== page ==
Saturday, April 10, 2010

How signal processors earn their paychecks

As we noted earlier, acoustic tomography relies on accurate measurements of the time it takes for a signal to travel between a source and a receiver. The speed of sound depends on the water temperature. Since sound travels faster in warmer water, we would expect the travel time between two points to get shorter as the water warms up.

Yesterday we showed you what the source signal looks and sounds like. That recording was made during one of source tests conducted a couple days ago. During these tests the source was lowered on a wire from the ship to a depth of about 1 kilometer. The receiver was located on the same wire, about 500 meters above the source. Since the receiver was so close to the source, it was quite easy to hear it.

In a typical acoustic tomography experiment the source and receiver are much further apart. In the experiment we are setting up right now, the shortest range between source and receiver is about 125 kilometers, and the longest range is about 640 kilometers! Since sound signals lose energy as they travel, hearing them at these long distances is difficult. The picture below shows the signal received from one of these sources at a range of 500 kilometers:

Can you tell where the signal starts and ends? Probably not from this picture! In order to see when the signal arrives, we have to use tools developed by signal processors. Applying these tools to the signal above, we get the following picture:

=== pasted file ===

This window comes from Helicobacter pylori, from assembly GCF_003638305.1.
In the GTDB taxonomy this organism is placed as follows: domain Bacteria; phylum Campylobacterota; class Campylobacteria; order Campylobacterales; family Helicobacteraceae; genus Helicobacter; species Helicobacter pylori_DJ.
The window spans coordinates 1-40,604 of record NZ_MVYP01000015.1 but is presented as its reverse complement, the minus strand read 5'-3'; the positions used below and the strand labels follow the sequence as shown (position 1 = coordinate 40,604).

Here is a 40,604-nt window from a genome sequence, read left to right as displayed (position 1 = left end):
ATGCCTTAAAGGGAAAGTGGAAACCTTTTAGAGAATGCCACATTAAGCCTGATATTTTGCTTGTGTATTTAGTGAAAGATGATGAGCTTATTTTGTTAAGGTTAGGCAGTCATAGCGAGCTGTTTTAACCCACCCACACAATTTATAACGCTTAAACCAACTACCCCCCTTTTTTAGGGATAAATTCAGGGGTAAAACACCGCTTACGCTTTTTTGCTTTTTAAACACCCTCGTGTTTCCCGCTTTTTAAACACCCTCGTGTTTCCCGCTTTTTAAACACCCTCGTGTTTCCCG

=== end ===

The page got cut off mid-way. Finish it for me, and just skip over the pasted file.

This picture is a lot easier to read since it contains only two big spikes. These spikes correspond to the arrival times of two signals.

Signal processors earn their paychecks by designing signals (like the one we're using) and processing tools to make those signals easier to detect at long distances. In addition to oceanographic applications, signal processing is also used in cellular phones, digital tv's, MP3 players, and lots of other electronic devices. Most signal processors are trained as electrical engineers (like Kathleen). If you're interested in learning more about signal processing, feel free to email Kathleen. You can find her email address on her website.